Tue, October 15, 2019

Getting your systems in place.

If you have come this far in the series, you are on your way to becoming a bonafide teen business owner. One day people will look to you to help them get started in business. You will remember these simple steps and how far you have come since then. You are already a success because you are doing more that ninety-nine percent of teens your ages.

Our next step is to have your ‘systems’ ready to go so you can actually do business We are still in the planning stages, but we need to get some things firmed up before business, actually takes place. (You may have already started selling or servicing other, which is fine, but make sure you use the info in this article to help you get ready for the larger success that is to come.)

What if someone writes you a check to your company, can you cash it? Who does someone call if they want to order 1000 of your product? Things like this can catch us off guard if we don’t have some basic systems in place. If I had a restaurant, but did not have any recipes, it won’t do me much good. I need a menu, I need ingredients, I need a store, a phone, chairs, tables, etc… All businesses, need certain ‘systems’ to get them going.

After you have developed a business plan, your next step is to put your ‘Systems in Place’ (SIP’s). A ‘system’ is the way things are done. Let’s say, you want to build hunkerdoodles. They need to be made the same way each time so that you have the same quality. Well, you need to train others, and have a set of ‘rules’ or guidelines that tell them how to ‘operate’ your business. ‘Operations’ is another word that can be used for systems. Some companies will develop an ‘operations manual,’ as well as a training manual for each specific task of their company. It will depend on how many details your business needs to covers.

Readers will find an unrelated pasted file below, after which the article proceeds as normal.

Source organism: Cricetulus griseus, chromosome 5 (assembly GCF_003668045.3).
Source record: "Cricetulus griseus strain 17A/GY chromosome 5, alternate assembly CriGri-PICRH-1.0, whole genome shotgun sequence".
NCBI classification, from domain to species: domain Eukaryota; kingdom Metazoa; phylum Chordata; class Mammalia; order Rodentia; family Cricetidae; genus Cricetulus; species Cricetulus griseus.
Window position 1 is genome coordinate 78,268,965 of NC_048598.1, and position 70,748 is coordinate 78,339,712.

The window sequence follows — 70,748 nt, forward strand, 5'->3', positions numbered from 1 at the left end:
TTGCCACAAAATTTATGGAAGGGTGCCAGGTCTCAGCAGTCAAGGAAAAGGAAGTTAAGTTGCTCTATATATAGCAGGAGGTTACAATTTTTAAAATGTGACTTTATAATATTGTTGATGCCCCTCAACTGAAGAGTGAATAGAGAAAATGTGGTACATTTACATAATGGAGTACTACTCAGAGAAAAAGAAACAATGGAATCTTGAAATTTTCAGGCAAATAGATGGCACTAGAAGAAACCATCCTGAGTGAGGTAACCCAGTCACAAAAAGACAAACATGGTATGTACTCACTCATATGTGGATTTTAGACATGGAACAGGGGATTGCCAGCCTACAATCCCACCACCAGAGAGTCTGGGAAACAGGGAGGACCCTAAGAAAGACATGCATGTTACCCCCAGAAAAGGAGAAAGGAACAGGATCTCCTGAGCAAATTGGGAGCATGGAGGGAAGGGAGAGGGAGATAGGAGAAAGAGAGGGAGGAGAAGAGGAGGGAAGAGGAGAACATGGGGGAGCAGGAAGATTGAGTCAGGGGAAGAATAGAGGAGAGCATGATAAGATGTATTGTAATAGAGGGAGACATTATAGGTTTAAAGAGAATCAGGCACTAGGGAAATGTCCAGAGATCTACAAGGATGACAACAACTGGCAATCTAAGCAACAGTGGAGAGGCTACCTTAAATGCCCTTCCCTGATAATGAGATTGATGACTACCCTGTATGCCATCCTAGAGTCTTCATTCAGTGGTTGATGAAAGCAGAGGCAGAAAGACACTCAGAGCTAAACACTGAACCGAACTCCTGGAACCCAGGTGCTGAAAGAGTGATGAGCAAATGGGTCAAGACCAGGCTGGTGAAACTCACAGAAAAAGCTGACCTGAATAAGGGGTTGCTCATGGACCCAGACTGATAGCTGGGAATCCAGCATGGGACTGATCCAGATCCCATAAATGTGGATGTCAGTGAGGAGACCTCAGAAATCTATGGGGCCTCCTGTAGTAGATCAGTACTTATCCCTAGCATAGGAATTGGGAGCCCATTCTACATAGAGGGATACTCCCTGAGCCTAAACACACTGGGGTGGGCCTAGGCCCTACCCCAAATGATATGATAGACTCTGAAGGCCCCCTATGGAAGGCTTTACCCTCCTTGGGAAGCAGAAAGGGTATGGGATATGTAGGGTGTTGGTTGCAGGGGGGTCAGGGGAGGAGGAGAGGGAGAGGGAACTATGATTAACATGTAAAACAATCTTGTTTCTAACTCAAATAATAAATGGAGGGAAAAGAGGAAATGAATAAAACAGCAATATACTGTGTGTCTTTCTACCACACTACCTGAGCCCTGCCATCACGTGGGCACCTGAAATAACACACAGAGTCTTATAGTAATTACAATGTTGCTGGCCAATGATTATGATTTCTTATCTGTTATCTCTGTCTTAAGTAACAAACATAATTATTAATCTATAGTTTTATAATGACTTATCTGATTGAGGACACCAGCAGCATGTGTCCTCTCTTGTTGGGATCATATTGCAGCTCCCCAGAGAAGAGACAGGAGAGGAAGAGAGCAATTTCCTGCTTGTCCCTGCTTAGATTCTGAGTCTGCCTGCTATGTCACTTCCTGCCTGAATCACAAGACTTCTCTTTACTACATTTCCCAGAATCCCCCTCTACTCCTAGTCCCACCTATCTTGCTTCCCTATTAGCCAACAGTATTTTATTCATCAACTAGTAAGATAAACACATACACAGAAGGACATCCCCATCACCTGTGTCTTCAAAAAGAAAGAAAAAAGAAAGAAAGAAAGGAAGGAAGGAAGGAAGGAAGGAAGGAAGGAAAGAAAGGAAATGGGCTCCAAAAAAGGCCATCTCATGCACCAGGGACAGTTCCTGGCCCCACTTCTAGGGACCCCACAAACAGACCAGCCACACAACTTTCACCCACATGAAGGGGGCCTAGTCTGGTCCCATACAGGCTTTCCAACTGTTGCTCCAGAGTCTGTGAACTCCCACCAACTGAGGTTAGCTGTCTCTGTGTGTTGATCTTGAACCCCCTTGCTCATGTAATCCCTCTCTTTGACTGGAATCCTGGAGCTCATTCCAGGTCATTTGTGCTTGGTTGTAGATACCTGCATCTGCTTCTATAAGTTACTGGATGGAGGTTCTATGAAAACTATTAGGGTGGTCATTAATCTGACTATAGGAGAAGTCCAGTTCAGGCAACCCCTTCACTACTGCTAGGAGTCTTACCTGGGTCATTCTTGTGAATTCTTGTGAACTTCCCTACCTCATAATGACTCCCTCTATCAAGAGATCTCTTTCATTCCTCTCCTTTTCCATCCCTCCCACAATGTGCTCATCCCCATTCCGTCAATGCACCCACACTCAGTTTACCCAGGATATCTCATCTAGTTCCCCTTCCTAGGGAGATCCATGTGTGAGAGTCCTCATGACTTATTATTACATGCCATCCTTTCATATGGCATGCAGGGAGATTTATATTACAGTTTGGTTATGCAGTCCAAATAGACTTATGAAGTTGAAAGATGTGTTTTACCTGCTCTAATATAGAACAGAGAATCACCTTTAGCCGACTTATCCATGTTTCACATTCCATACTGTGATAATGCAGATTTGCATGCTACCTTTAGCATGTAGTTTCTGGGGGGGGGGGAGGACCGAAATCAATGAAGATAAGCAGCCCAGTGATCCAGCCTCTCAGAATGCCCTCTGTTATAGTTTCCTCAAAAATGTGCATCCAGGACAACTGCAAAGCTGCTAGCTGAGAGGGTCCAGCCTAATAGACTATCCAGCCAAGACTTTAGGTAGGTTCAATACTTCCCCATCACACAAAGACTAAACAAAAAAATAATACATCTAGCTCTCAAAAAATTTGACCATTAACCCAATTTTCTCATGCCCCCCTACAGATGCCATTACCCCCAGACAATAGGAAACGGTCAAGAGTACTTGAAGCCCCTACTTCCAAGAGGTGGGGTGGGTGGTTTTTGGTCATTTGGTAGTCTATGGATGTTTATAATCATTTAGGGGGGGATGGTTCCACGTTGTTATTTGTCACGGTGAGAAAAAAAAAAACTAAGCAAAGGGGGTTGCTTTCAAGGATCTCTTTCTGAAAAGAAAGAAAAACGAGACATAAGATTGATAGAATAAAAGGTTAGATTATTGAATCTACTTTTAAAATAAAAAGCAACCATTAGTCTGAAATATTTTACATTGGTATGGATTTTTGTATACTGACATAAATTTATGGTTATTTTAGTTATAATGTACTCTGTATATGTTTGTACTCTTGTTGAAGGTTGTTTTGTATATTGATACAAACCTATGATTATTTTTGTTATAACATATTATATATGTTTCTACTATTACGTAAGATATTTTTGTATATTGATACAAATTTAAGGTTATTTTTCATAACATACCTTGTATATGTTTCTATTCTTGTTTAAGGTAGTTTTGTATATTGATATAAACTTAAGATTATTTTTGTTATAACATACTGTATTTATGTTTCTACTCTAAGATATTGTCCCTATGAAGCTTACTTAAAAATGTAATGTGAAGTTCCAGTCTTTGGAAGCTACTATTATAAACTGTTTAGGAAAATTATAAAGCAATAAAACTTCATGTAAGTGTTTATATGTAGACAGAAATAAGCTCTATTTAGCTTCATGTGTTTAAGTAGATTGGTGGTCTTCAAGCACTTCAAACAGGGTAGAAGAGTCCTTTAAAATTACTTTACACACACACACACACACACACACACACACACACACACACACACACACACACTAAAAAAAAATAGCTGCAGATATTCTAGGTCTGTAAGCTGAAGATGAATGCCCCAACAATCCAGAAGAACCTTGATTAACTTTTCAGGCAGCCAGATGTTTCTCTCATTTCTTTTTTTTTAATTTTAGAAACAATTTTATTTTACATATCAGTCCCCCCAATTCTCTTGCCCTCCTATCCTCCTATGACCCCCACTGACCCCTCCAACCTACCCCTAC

Here is a skeleton of the basic SIP’s you will want to know about. (Some of this may be in your business plan and there are thousands of these depending on what kind of business you are trying to develop.)

– Prospects/Customers/Clients: where do you find people who might want to do business with you, how do you keep track of them and how do you get them to return . . . this system covers everything from marketing to customer retention (keeping them).

– Product: how do you actually make or do your service, how do you keep your quality high, what do you do about large quantities, how much do you charge, how fast can you produce your item . . . this system covers things from supplies to the actually finished product.

– Orders: how can someone actually place an order, how do you keep track of them, how do you ship them, how do you bill them, how do you handle returns and chargebacks, what is your follow up to an order . . . this system covers how your product or service is handled.

– Employees: how do you hire, what are the qualifications, how do you train them, what is the pay, how long is their employment, is there training, sick days, health care. . . .this system handles anyone who will work with you.

TAKE ACTION: